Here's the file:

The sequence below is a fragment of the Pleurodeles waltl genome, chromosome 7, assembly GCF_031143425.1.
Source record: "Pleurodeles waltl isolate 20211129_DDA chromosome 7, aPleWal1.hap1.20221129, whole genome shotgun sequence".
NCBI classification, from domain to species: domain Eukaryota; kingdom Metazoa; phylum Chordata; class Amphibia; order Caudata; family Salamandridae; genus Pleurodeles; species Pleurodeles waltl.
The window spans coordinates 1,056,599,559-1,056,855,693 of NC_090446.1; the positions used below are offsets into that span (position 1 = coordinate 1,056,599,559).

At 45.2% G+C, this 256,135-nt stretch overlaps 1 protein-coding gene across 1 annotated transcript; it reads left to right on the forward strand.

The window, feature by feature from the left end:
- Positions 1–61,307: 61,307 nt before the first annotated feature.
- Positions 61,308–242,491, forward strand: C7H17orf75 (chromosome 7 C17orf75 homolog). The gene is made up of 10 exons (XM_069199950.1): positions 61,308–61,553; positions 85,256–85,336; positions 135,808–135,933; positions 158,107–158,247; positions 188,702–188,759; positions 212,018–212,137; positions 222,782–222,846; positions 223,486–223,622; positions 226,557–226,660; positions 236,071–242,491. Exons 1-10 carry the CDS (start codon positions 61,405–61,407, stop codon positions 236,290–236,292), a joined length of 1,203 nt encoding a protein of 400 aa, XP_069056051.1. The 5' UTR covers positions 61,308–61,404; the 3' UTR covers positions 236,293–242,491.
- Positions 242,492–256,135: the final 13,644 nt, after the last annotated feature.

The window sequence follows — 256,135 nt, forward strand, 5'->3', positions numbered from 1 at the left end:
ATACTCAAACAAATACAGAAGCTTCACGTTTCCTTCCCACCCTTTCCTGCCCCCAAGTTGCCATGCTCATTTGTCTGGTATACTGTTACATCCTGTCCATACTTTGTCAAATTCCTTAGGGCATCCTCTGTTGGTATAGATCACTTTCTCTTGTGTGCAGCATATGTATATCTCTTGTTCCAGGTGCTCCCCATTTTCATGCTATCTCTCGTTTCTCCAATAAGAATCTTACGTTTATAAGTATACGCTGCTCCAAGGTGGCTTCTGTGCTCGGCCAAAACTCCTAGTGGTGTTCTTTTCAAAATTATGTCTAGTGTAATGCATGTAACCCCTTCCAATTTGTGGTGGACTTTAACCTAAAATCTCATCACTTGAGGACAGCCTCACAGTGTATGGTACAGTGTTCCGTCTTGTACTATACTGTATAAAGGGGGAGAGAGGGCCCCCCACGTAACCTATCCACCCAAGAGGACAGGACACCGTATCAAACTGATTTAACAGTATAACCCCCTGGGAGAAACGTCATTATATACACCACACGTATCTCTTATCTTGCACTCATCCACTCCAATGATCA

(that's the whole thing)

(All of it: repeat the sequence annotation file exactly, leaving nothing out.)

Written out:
The sequence below is a fragment of the Pleurodeles waltl genome, chromosome 7, assembly GCF_031143425.1.
Source record: "Pleurodeles waltl isolate 20211129_DDA chromosome 7, aPleWal1.hap1.20221129, whole genome shotgun sequence".
NCBI classification, from domain to species: domain Eukaryota; kingdom Metazoa; phylum Chordata; class Amphibia; order Caudata; family Salamandridae; genus Pleurodeles; species Pleurodeles waltl.
The window spans coordinates 1,056,599,559-1,056,855,693 of NC_090446.1; the positions used below are offsets into that span (position 1 = coordinate 1,056,599,559).

At 45.2% G+C, this 256,135-nt stretch overlaps 1 protein-coding gene across 1 annotated transcript; it reads left to right on the forward strand.

The window, feature by feature from the left end:
- Positions 1–61,307: 61,307 nt before the first annotated feature.
- Positions 61,308–242,491, forward strand: C7H17orf75 (chromosome 7 C17orf75 homolog). The gene is made up of 10 exons (XM_069199950.1): positions 61,308–61,553; positions 85,256–85,336; positions 135,808–135,933; positions 158,107–158,247; positions 188,702–188,759; positions 212,018–212,137; positions 222,782–222,846; positions 223,486–223,622; positions 226,557–226,660; positions 236,071–242,491. Exons 1-10 carry the CDS (start codon positions 61,405–61,407, stop codon positions 236,290–236,292), a joined length of 1,203 nt encoding a protein of 400 aa, XP_069056051.1. The 5' UTR covers positions 61,308–61,404; the 3' UTR covers positions 236,293–242,491.
- Positions 242,492–256,135: the final 13,644 nt, after the last annotated feature.

The window sequence follows — 256,135 nt, forward strand, 5'->3', positions numbered from 1 at the left end:
ATACTCAAACAAATACAGAAGCTTCACGTTTCCTTCCCACCCTTTCCTGCCCCCAAGTTGCCATGCTCATTTGTCTGGTATACTGTTACATCCTGTCCATACTTTGTCAAATTCCTTAGGGCATCCTCTGTTGGTATAGATCACTTTCTCTTGTGTGCAGCATATGTATATCTCTTGTTCCAGGTGCTCCCCATTTTCATGCTATCTCTCGTTTCTCCAATAAGAATCTTACGTTTATAAGTATACGCTGCTCCAAGGTGGCTTCTGTGCTCGGCCAAAACTCCTAGTGGTGTTCTTTTCAAAATTATGTCTAGTGTAATGCATGTAACCCCTTCCAATTTGTGGTGGACTTTAACCTAAAATCTCATCACTTGAGGACAGCCTCACAGTGTATGGTACAGTGTTCCGTCTTGTACTATACTGTATAAAGGGGGAGAGAGGGCCCCCCACGTAACCTATCCACCCAAGAGGACAGGACACCGTATCAAACTGATTTAACAGTATAACCCCCTGGGAGAAACGTCATTATATACACCACACGTATCTCTTATCTTGCACTCATCCACTCCAATGATCA